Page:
Pilgrims arrive in Makkah for Hajj; Covid restrictions for second consecutive year


Riyadh: Pilgrims began arriving from across Saudi Arabia at Islam’s holiest site in Makkah on Saturday.

The Hujjaj are continuing to arrive and are performing the Arrival Tawaaf (Tawaaf Al Qudoom). The Hujjaj will then proceed to Mina starting from Ishraq tomorrow—July 18 (the eighth of Zul-Hijjah) the day also known as “Tarwiyah”.

A video clip broadcast by “Al-Ekhbariya” showed the moment the first group of pilgrims arrived, with a commitment to wearing masks and applying physical distancing.  

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Pilgrims are received through four centers, namely, Al-Nawwariya, Al-Zaydi, Al-Sharia’ and Al-Hada, before heading to the Grand Mosque to perform the arrival circumambulation.   

The pilgrims will also be grouped in the stage of the arrival circumambulation, through the frequency transport service from the gathering centers to the Great Mosque of Mecca, so that 6000 pilgrims will be dispatched every three hours, and the first stage began on Saturday-July 17, the seventh of Zul-Hijjah at 6:00 am, and continues until the eighth of Zul-Hijjah.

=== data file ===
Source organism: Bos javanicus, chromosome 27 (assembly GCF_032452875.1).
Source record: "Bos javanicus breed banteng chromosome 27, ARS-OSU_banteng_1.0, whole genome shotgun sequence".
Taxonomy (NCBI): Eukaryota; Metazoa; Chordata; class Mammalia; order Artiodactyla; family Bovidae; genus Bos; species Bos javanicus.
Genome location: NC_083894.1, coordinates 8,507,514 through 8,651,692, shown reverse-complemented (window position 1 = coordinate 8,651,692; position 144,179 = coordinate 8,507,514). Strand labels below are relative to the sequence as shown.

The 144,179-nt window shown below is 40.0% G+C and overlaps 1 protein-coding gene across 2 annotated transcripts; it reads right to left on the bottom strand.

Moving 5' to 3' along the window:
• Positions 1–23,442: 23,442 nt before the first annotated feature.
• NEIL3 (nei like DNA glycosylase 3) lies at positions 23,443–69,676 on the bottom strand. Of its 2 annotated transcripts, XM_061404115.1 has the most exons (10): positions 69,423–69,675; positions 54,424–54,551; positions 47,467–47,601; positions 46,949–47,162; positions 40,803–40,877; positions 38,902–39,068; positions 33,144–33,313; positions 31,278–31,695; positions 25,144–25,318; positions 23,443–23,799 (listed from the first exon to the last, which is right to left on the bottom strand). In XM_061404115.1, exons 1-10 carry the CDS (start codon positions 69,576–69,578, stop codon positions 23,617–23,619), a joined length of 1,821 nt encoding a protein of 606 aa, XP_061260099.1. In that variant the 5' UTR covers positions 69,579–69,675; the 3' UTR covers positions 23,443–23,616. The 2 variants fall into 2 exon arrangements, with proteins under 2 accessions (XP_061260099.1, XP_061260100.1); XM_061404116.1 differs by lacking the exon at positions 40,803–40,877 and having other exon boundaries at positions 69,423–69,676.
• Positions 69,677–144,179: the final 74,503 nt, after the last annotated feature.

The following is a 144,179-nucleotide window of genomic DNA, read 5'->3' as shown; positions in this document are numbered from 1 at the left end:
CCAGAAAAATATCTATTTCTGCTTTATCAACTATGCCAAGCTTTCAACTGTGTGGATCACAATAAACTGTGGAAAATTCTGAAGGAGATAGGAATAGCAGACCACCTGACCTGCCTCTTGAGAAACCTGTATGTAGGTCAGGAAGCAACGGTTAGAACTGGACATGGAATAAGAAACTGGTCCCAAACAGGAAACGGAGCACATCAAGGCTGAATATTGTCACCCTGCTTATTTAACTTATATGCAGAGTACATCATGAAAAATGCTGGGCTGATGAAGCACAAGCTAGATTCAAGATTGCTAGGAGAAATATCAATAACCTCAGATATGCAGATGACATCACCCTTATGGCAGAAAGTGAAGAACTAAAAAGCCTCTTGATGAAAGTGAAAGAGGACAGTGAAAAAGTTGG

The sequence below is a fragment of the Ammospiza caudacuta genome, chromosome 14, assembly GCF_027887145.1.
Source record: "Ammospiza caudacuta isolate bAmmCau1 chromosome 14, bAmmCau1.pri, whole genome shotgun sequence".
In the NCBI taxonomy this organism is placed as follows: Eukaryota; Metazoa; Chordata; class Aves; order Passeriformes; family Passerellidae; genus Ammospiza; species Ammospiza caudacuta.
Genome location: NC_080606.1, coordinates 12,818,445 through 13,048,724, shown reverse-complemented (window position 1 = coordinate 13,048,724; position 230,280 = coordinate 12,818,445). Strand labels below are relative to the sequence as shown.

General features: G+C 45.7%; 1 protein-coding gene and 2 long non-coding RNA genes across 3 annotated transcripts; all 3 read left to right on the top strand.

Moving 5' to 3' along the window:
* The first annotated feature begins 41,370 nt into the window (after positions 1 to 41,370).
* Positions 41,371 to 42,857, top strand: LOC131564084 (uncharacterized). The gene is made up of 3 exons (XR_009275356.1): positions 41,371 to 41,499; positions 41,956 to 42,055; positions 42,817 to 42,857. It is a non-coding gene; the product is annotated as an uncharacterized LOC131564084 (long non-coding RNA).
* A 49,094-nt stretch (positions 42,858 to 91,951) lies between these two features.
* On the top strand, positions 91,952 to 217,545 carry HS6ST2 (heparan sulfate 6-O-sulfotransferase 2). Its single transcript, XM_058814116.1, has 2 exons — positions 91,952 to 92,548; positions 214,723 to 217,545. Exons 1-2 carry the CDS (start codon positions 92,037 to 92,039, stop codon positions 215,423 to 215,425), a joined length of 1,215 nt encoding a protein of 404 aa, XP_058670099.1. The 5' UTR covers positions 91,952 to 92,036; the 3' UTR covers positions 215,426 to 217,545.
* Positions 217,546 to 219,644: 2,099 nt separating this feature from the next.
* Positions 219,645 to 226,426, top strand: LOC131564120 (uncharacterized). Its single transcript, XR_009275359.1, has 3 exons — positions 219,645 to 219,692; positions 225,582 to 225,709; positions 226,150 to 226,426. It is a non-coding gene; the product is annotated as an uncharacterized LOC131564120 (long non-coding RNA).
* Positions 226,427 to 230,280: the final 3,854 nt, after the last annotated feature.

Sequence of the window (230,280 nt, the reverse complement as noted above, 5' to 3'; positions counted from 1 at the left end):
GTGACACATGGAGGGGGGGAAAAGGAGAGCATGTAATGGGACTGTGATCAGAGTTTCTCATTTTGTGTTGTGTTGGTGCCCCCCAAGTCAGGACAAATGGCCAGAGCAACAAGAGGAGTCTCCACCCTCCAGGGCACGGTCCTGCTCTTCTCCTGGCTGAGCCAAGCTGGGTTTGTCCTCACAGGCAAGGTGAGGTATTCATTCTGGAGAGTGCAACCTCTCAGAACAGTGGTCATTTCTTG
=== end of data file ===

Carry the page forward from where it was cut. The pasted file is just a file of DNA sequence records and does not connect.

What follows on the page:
Only 60,000 Hujjaj from 120 nationalities is scheduled to perform Hajj this year which includes residents of all nationalities and citizens in the Kingdom of Saudi Arabia due to the ongoing COVID-19 and its variants for the second-year in a row.

This year’s participant’s selected through a lottery, is larger than the shortened version organized in 2020 but significantly smaller than normal times.

Selected from more than 558,000 applicants  and the event is restricted to those who have been fully vaccinated and are between the ages of 18 and 65 and do not suffer from chronic diseases, according to the Ministry of Hajj.

Arafat day sermon will be translated in ten languages, which are English, Malay, Urdu, Persian, French, Chinese, Turkish, Russian, Hausa and Bengali. It will also be available on the Arafat Sermon App and on the Manarat Al-Haramain website.

What is Hajj?

Hajj is one of the five pillars of Islam, a once-in-a-lifetime duty for every able-bodied Muslim who can afford it.

Millions of pilgrims come across the world. 2020 witnessed an exceptional season for Hajj, and in consideration of the “COVID-19” pandemic. The number of pilgrims at that time was limited to about 10 thousand from inside Saudi Arabia only, compared to about 2.5 million pilgrims in 2019 from all parts of the world.